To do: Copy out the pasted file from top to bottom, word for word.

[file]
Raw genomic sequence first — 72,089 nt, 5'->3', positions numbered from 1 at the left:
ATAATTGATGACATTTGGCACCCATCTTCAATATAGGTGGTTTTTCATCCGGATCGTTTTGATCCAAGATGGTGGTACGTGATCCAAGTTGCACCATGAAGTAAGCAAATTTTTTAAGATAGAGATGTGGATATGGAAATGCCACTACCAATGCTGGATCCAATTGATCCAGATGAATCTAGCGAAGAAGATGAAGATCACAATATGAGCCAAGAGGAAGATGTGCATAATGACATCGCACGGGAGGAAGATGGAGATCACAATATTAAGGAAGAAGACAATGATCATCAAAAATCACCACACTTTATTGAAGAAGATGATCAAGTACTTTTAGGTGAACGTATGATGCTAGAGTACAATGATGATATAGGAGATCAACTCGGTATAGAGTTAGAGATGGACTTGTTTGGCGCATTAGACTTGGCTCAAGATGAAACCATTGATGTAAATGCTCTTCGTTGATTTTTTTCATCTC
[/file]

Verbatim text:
Raw genomic sequence first — 72,089 nt, 5'->3', positions numbered from 1 at the left:
ATAATTGATGACATTTGGCACCCATCTTCAATATAGGTGGTTTTTCATCCGGATCGTTTTGATCCAAGATGGTGGTACGTGATCCAAGTTGCACCATGAAGTAAGCAAATTTTTTAAGATAGAGATGTGGATATGGAAATGCCACTACCAATGCTGGATCCAATTGATCCAGATGAATCTAGCGAAGAAGATGAAGATCACAATATGAGCCAAGAGGAAGATGTGCATAATGACATCGCACGGGAGGAAGATGGAGATCACAATATTAAGGAAGAAGACAATGATCATCAAAAATCACCACACTTTATTGAAGAAGATGATCAAGTACTTTTAGGTGAACGTATGATGCTAGAGTACAATGATGATATAGGAGATCAACTCGGTATAGAGTTAGAGATGGACTTGTTTGGCGCATTAGACTTGGCTCAAGATGAAACCATTGATGTAAATGCTCTTCGTTGATTTTTTTCATCTC